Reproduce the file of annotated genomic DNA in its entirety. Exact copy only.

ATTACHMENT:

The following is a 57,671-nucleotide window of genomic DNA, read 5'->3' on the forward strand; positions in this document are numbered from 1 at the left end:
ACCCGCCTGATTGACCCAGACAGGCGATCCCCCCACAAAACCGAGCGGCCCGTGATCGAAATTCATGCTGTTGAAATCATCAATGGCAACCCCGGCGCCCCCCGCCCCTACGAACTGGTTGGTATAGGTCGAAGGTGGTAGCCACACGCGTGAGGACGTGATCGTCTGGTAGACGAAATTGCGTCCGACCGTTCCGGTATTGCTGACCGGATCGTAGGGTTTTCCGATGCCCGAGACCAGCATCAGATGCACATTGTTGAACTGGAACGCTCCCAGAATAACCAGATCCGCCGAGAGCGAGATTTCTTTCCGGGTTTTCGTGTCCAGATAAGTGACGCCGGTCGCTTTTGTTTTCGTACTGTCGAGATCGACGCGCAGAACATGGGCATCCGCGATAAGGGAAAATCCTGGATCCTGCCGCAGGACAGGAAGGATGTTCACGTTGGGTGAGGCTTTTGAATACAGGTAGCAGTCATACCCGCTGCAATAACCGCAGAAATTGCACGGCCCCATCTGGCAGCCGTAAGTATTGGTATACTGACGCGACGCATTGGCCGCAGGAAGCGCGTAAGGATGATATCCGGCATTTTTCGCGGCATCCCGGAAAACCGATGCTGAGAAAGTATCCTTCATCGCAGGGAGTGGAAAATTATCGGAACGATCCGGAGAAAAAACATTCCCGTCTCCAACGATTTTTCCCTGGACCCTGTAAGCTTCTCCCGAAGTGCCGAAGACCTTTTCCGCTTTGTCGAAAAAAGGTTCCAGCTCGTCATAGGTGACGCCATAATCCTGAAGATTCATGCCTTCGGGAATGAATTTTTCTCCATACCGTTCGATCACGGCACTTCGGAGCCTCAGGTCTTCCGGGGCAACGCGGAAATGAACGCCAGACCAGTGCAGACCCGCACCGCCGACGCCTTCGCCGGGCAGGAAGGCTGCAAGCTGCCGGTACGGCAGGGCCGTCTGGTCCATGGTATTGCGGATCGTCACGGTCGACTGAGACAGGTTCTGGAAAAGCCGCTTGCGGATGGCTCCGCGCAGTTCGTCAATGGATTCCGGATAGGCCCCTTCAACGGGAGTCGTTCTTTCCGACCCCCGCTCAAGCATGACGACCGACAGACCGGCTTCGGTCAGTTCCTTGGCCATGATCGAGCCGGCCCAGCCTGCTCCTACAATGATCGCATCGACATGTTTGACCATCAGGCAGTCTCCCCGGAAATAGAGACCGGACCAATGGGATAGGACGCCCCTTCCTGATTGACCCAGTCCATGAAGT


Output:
The following is a 57,671-nucleotide window of genomic DNA, read 5'->3' on the forward strand; positions in this document are numbered from 1 at the left end:
ACCCGCCTGATTGACCCAGACAGGCGATCCCCCCACAAAACCGAGCGGCCCGTGATCGAAATTCATGCTGTTGAAATCATCAATGGCAACCCCGGCGCCCCCCGCCCCTACGAACTGGTTGGTATAGGTCGAAGGTGGTAGCCACACGCGTGAGGACGTGATCGTCTGGTAGACGAAATTGCGTCCGACCGTTCCGGTATTGCTGACCGGATCGTAGGGTTTTCCGATGCCCGAGACCAGCATCAGATGCACATTGTTGAACTGGAACGCTCCCAGAATAACCAGATCCGCCGAGAGCGAGATTTCTTTCCGGGTTTTCGTGTCCAGATAAGTGACGCCGGTCGCTTTTGTTTTCGTACTGTCGAGATCGACGCGCAGAACATGGGCATCCGCGATAAGGGAAAATCCTGGATCCTGCCGCAGGACAGGAAGGATGTTCACGTTGGGTGAGGCTTTTGAATACAGGTAGCAGTCATACCCGCTGCAATAACCGCAGAAATTGCACGGCCCCATCTGGCAGCCGTAAGTATTGGTATACTGACGCGACGCATTGGCCGCAGGAAGCGCGTAAGGATGATATCCGGCATTTTTCGCGGCATCCCGGAAAACCGATGCTGAGAAAGTATCCTTCATCGCAGGGAGTGGAAAATTATCGGAACGATCCGGAGAAAAAACATTCCCGTCTCCAACGATTTTTCCCTGGACCCTGTAAGCTTCTCCCGAAGTGCCGAAGACCTTTTCCGCTTTGTCGAAAAAAGGTTCCAGCTCGTCATAGGTGACGCCATAATCCTGAAGATTCATGCCTTCGGGAATGAATTTTTCTCCATACCGTTCGATCACGGCACTTCGGAGCCTCAGGTCTTCCGGGGCAACGCGGAAATGAACGCCAGACCAGTGCAGACCCGCACCGCCGACGCCTTCGCCGGGCAGGAAGGCTGCAAGCTGCCGGTACGGCAGGGCCGTCTGGTCCATGGTATTGCGGATCGTCACGGTCGACTGAGACAGGTTCTGGAAAAGCCGCTTGCGGATGGCTCCGCGCAGTTCGTCAATGGATTCCGGATAGGCCCCTTCAACGGGAGTCGTTCTTTCCGACCCCCGCTCAAGCATGACGACCGACAGACCGGCTTCGGTCAGTTCCTTGGCCATGATCGAGCCGGCCCAGCCTGCTCCTACAATGATCGCATCGACATGTTTGACCATCAGGCAGTCTCCCCGGAAATAGAGACCGGACCAATGGGATAGGACGCCCCTTCCTGATTGACCCAGTCCATGAAGT